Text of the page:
Hobbes has cast a long shadow over Western political thought, particularly regarding the theory of the state. This book shows how Hume and Smith, the two leading lights of the Scottish Enlightenment, forged an alternative way of thinking about the organization of modern politics. They did this in part by going back to the foundations: rejecting Hobbes’s vision of human nature and his arguments about our capacity to form stable societies over time. In turn, this was harnessed to a deep reconceptualization of how to think philosophically about politics in a secular world. The result was an emphasis on the “opinion of mankind,” the necessary psychological basis of all political organization.
Table of contents
- Chapter 1: Sociability
- Chapter 2: History and the Family
- Chapter 3: The State without Sovereignty
- Chapter 4: Rousseau’s Return to Hobbes
- Chapter 5: Adam Smith’s Political Theory of Opinion
- Chapter 6: Alternatives and Applications
This paper examines Hobbes’s use of religious rhetoric, specifically his definitions of the terms grace, faith, and future words in his explanation of the nature and origins of obligation. Through categorization and analysis of Hobbes’s different forms of obligation, paying special attention to the religious rhetoric of the false forms, it becomes evident that Hobbes’s view of obligation is designed not only to establish a political order, but to undermine man’s obligation to God, and as such, remove the possibility of competing obligation in the life of the citizen, and thereby reduce the cause of civil wars.
Readers of Hobbes have sought to account for differences between the arguments of his most influential texts. In De cive Hobbes (tepidly) endorsed apostolic structures of spiritual authority, while in Leviathan he at last unleashed his vehement anticlericalism. I argue that these disparities do not reflect an identifiable change in Hobbes’s ideas or principles over time. Rather, the political context in which Hobbes composed his treatises drastically altered over the course of his writing career, and the Hobbesian theoretical significance of those contextual developments best accounts for some ecclesiological inconsistencies across his oeuvre. There was, throughout the brief and tumultuous period after the regicide during which Hobbes composed Leviathan, no sovereign power in England to whom he should defer, and consequently he acquired certain liberties that subjects in a civitas forgo. Those included the renewal of his right to wage a ‘war of pens’ against High Anglican episcopal power.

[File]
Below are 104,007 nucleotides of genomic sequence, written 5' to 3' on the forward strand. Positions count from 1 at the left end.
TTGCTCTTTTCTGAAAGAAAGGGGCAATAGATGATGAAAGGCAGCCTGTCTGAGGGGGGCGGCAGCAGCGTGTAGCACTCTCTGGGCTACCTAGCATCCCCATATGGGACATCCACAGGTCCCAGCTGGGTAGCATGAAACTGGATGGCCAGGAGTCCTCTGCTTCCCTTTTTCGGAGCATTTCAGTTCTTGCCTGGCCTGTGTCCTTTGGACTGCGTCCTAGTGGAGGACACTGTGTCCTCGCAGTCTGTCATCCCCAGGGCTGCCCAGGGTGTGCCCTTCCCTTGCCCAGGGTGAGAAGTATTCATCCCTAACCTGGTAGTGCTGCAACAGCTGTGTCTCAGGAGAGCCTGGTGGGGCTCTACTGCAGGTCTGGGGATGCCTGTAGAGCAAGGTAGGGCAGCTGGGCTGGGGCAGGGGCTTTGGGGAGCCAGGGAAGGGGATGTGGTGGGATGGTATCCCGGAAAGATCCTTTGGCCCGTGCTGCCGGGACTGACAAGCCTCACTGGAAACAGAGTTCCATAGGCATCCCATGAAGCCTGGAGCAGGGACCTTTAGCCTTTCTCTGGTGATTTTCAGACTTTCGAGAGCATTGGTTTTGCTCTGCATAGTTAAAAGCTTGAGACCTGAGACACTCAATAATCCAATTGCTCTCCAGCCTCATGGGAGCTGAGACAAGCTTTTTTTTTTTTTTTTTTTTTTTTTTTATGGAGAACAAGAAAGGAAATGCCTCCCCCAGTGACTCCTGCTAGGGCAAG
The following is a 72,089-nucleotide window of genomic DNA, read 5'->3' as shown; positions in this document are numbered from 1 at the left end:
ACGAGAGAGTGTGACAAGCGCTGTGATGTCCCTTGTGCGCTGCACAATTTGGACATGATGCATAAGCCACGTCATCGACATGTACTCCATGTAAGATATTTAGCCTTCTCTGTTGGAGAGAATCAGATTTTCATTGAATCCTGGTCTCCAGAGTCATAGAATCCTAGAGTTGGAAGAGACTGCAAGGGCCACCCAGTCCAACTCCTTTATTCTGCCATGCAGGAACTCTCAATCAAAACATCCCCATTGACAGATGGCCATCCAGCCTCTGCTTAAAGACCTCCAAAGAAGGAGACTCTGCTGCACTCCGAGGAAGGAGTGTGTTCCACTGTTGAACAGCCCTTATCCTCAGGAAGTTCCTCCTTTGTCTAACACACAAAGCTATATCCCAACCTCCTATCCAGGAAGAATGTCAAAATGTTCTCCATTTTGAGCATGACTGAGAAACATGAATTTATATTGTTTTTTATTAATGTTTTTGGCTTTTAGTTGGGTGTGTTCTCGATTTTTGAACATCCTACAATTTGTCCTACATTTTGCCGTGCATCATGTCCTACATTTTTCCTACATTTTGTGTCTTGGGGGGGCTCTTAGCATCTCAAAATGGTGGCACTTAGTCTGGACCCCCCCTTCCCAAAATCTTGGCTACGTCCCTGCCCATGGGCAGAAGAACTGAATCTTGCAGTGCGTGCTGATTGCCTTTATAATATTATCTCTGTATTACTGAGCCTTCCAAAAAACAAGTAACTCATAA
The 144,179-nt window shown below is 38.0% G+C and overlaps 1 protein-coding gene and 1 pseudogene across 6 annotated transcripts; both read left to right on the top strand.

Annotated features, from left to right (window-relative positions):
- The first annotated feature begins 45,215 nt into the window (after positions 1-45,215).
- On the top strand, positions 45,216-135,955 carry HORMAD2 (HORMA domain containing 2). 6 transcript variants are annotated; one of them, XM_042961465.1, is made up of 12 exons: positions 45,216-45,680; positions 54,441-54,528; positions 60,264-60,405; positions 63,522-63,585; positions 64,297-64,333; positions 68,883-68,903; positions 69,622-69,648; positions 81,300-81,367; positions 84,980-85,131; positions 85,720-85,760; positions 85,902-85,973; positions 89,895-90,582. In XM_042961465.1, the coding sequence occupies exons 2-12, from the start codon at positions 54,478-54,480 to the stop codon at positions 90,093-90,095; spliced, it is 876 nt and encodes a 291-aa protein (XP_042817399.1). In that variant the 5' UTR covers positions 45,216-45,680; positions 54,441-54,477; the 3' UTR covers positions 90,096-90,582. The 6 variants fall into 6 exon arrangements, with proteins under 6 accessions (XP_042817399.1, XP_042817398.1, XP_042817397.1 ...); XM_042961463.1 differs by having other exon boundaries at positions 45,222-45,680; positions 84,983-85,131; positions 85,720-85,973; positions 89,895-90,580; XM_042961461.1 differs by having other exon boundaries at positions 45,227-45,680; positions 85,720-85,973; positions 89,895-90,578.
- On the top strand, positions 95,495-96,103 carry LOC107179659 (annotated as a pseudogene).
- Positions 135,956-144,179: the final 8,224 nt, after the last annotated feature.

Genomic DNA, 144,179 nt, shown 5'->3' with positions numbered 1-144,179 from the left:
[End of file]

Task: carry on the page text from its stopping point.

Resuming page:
Hobbes left a complicated legacy for the English Whigs. They thought that his Leviathan was all too powerful, but they found other elements in his thought more appealing – mostly his anticlericalism. Still, the precise relationship between Hobbes and the Whigs has remained underexplored, while some still argue that Hobbes was simply too much of an absolutist for the Whigs to rely on his political ideas. This article attempts to show that Hobbes was, in fact, recruited by proto- and early Whigs for their causes. It shows how Hobbesian ideas were used in the toleration debates of the 1660s and 1670s, and even in debates on human reason and liberty of conscience. Then it demonstrates how similar Hobbesian principles, and even phrases, were used subsequently in the formative years of Whiggism from the 1680s to the 1720s, by thinkers who were worried, as Hobbes was, about the political aspirations of the Church. By collecting a series of prominent thinkers who are associated with Whiggism and who engaged with Hobbes in various ways – including Buckingham, Marvell, Cavendish, Warren, Blount, Tindal, Trenchard and Gordon – this article shows that Hobbes was employed systematically in the service of Whig causes, such as limited toleration, civil religion and an opposition to religious persecution.